Final Four NASCAR Drivers Debate Chastain Move Ban

Even the driver who did the move said it hurt and doesn't want to do it again.


hero image for Final Four NASCAR Drivers Debate Chastain Move Ban

To advance to the final four, Ross Chastain executed one of the wildest, most inconceivable moves in NASCAR history and his peers aren’t sure it should ever be permitted again.

Needing to gain two positions on the final lap on Sunday at Martinsville, Chastain grabbed fifth gear and drove full throttle into the wall in Turns 3 and 4 and never lifted until he got past the finish line, picking up five spots and earning the opportunity to race for the championship.

They’re calling it the Hail Melon.

And now that this car has proven durable enough to make it work at Martinsville, now there is a natural curiosity of if the championship could be won with a similar maneuver on Sunday at Phoenix Raceway. Chastain himself has not tested such a move at Phoenix on the simulator but teammate Daniel Suarez has.

Has Chastain considered it?

"I don't want to do it again," Chastain said on Sunday at Championship Media Day in Phoenix. "Going to Phoenix, a lot of people are thinking if you can do it again and I was in the car at Martinsville it was not pleasant. I don't want to do it again. It does not feel good to slam the wall and ride it that long and the G-forces that I felt are not really something I want to feel ever again."

But there is a conviction it could be done again and be done on Sunday -- especially if the championship comes down to a late restart.

"I hope that (they make a rule against it) because I promise you it will be used again," Christopher Bell said.

In choosing to run the championship race at Phoenix, NASCAR seemingly is willing to tolerate some degree of shenanigans as the track features a short cut built into the dog leg but Bell said it's not the same as running full throttle around the wall.

"The difference is that the dogleg is a hundredth of a second and the wall is much much much greater than that," Bell added.

For his part, Joey Logano called the move ‘awesome’ but questioned if it should be acceptable for so many reasons.

"We saw it work," Logano said. "What happens when it doesn't work because there's a good chance it doesn't at some point? What if that car went up in the air into the catch fence?

"The other piece too you have to think about is not only the risk for the driver and the fans but the integrity of the sport. Is that what we want? Yes, it was cool, made top 10 plays, as it should. It was awesome. I'm not taking that away from Ross."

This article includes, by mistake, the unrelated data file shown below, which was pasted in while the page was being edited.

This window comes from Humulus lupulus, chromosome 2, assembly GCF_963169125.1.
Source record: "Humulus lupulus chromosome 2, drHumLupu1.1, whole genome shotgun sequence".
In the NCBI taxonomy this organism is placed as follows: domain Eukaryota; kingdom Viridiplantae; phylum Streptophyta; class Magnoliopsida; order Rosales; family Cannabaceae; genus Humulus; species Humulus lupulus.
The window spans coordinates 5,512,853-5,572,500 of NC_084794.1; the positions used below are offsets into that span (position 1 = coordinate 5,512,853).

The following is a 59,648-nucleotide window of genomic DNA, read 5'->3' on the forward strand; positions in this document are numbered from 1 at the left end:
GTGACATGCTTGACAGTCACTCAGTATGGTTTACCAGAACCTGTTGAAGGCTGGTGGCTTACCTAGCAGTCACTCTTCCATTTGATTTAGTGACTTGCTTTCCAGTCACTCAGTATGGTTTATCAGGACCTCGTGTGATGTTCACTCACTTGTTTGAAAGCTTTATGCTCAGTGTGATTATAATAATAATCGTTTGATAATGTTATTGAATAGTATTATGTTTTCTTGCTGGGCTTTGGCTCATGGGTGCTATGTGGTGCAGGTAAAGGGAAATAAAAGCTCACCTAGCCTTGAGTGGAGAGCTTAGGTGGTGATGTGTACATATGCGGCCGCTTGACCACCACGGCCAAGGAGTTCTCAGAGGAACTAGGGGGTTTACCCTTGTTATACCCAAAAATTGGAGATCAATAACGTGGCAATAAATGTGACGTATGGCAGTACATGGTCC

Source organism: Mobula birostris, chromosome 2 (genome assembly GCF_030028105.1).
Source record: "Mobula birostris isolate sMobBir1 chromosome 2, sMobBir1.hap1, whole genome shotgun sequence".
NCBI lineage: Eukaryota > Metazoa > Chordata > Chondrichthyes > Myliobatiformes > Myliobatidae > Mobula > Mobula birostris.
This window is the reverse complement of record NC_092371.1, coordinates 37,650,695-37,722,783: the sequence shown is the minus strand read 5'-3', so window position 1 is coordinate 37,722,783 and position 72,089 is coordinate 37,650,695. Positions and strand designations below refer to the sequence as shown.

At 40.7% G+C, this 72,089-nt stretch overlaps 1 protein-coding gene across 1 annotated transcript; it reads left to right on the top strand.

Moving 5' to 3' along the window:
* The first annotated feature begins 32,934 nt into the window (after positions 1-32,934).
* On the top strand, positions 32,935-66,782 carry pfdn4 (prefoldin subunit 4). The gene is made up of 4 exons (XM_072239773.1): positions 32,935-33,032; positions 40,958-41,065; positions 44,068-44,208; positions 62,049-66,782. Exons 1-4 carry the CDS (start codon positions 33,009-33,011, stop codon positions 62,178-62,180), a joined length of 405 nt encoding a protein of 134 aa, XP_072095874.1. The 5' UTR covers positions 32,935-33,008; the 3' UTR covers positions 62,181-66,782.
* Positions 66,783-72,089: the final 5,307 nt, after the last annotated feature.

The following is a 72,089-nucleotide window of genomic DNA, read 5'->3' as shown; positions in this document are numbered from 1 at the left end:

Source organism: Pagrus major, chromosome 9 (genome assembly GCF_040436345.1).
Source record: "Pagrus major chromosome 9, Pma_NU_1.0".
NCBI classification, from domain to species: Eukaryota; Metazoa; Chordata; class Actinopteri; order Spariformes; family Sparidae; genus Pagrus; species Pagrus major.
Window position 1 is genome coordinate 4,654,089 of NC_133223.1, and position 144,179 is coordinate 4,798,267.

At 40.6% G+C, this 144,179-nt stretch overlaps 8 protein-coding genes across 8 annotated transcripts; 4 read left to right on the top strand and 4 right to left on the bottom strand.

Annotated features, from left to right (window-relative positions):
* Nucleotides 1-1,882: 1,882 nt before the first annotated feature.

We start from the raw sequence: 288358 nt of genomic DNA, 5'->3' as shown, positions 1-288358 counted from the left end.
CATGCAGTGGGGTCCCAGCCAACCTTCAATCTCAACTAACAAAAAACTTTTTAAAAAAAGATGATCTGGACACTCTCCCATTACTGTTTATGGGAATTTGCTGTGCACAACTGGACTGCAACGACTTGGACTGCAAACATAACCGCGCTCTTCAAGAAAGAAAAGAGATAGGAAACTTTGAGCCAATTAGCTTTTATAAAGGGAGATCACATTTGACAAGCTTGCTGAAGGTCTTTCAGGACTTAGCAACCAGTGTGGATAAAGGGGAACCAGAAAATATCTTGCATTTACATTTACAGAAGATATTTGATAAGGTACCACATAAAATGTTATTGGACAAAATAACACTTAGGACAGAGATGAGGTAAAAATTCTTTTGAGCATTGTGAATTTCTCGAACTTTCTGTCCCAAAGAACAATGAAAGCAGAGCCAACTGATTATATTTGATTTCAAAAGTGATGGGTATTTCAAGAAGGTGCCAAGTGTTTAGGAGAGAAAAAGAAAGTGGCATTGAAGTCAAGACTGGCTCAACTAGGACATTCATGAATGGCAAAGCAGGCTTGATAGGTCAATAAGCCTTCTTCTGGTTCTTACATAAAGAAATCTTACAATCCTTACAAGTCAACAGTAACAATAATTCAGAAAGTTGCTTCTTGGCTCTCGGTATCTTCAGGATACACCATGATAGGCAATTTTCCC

Logano also indicated it wasn’t a reflection of the talent required to race at the highest level.

"Don't take this the wrong way, it doesn't take much talent to do it," Logano said. "It just takes an insane amount of guts to do it because you're taking a huge risk. Wide open, putting it to the wall, that's what you did when you were a kid racing a video game and you couldn't get around Martinsville. That is what you did. He just actually did it in real life, which is amazing.

"I don't think we want to see all the cars going into the wall the final corner of every race on the last lap. I don't know if that's what we want."

Similarly, Chase Elliott gave all due credit to Chastain for happened in the moment but said it can’t become a fixture in the sport for reasons entrenched in both safety and sporting integrity.

"It’s certainly commendable for a guy to do what he had to do to get the job done," Elliott said. "I totally respect that and I think that deserves some respect. From the global landscape of our sport, when you kind of step back and look at it, I think it is a bit embarrassing really.

"NASCAR has put a lot of time and effort into making these cars equal. We’re suspending crew chiefs for weeks for pieces of vinyl being in the wrong place. Then you go break the track record and run two seconds faster than everybody, it’s just like from an integrity standpoint of what we do, is that proper?

"I don’t know, maybe it’s not for me to say. It certainly is interesting. At the end of the day, I don’t personally care. I just want to be in a position to be out front and far enough from everybody where it doesn’t matter."

Would Chase Elliott do it on Sunday?

"I would like to be in a position to not have to," he said.

Logano said this is Cup Series racing and not extreme sports.

It's not the X Games. This is NASCAR. It's a different thing than that.

"I mean, there's a place for it," Logano said. "Like I said, it was cool, it was a neat move. We all talked about doing it before he actually did it. He had a good reason for doing it. He's rewarded for being in the championship. That's fine, all well and good.

"The next time it happens it's not as cool. The next time, the next time... All of a sudden now a leader has to put himself in the fence to finish first. At that point it doesn't look really right. In my opinion, it doesn't look right at that point."

Does Chastain feel like it could work at Phoenix?

"I don't think it's a move that can have any success at Martinsville," Chastain said with a laugh. "I still don't know why it worked. Like, I look back at it, I look at the physics of it, I have people explain to me what happened, what I felt, why that car did not slow down, why it kept air in the tires.

"The right front suspension broke, the right front upper control arm is broken, but I was able to get across the line before I could feel it. Down into one, I kept it pinned on the wall because it was broken. Why it worked, I don't know. I have no ideas or plans to ever do that again because it was not pleasant."